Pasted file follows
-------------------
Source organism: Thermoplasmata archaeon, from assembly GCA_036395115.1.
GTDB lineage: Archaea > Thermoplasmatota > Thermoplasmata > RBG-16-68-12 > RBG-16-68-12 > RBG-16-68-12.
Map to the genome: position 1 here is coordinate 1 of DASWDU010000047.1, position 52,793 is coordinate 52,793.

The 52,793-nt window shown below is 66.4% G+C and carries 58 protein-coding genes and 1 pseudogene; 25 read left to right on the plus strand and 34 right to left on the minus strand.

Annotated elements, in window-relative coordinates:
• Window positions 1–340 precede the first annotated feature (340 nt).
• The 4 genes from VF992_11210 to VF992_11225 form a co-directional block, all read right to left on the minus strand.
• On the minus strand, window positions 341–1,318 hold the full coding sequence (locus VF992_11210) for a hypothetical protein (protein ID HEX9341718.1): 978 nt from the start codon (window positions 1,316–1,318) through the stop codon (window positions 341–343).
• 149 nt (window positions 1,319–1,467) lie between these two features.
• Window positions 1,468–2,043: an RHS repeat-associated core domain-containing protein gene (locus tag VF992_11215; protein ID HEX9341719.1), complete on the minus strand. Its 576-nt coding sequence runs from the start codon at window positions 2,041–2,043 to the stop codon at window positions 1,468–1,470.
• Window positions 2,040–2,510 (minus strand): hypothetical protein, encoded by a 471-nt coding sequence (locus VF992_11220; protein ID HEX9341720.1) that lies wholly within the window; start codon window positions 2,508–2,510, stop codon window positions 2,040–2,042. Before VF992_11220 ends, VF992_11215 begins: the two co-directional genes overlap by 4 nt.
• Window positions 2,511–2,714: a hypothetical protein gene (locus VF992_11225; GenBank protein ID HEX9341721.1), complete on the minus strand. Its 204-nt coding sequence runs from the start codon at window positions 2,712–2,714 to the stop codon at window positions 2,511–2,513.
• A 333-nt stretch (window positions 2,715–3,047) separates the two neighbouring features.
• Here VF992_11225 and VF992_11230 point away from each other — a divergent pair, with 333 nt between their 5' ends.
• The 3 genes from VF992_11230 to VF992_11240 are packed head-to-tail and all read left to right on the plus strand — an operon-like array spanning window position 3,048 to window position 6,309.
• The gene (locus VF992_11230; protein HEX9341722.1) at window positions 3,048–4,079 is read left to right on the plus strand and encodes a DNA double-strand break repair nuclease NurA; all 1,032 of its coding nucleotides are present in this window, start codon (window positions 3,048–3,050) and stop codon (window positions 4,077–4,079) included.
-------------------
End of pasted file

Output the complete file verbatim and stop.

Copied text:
Source organism: Thermoplasmata archaeon, from assembly GCA_036395115.1.
GTDB lineage: Archaea > Thermoplasmatota > Thermoplasmata > RBG-16-68-12 > RBG-16-68-12 > RBG-16-68-12.
Map to the genome: position 1 here is coordinate 1 of DASWDU010000047.1, position 52,793 is coordinate 52,793.

The 52,793-nt window shown below is 66.4% G+C and carries 58 protein-coding genes and 1 pseudogene; 25 read left to right on the plus strand and 34 right to left on the minus strand.

Annotated elements, in window-relative coordinates:
• Window positions 1–340 precede the first annotated feature (340 nt).
• The 4 genes from VF992_11210 to VF992_11225 form a co-directional block, all read right to left on the minus strand.
• On the minus strand, window positions 341–1,318 hold the full coding sequence (locus VF992_11210) for a hypothetical protein (protein ID HEX9341718.1): 978 nt from the start codon (window positions 1,316–1,318) through the stop codon (window positions 341–343).
• 149 nt (window positions 1,319–1,467) lie between these two features.
• Window positions 1,468–2,043: an RHS repeat-associated core domain-containing protein gene (locus tag VF992_11215; protein ID HEX9341719.1), complete on the minus strand. Its 576-nt coding sequence runs from the start codon at window positions 2,041–2,043 to the stop codon at window positions 1,468–1,470.
• Window positions 2,040–2,510 (minus strand): hypothetical protein, encoded by a 471-nt coding sequence (locus VF992_11220; protein ID HEX9341720.1) that lies wholly within the window; start codon window positions 2,508–2,510, stop codon window positions 2,040–2,042. Before VF992_11220 ends, VF992_11215 begins: the two co-directional genes overlap by 4 nt.
• Window positions 2,511–2,714: a hypothetical protein gene (locus VF992_11225; GenBank protein ID HEX9341721.1), complete on the minus strand. Its 204-nt coding sequence runs from the start codon at window positions 2,712–2,714 to the stop codon at window positions 2,511–2,513.
• A 333-nt stretch (window positions 2,715–3,047) separates the two neighbouring features.
• Here VF992_11225 and VF992_11230 point away from each other — a divergent pair, with 333 nt between their 5' ends.
• The 3 genes from VF992_11230 to VF992_11240 are packed head-to-tail and all read left to right on the plus strand — an operon-like array spanning window position 3,048 to window position 6,309.
• The gene (locus VF992_11230; protein HEX9341722.1) at window positions 3,048–4,079 is read left to right on the plus strand and encodes a DNA double-strand break repair nuclease NurA; all 1,032 of its coding nucleotides are present in this window, start codon (window positions 3,048–3,050) and stop codon (window positions 4,077–4,079) included.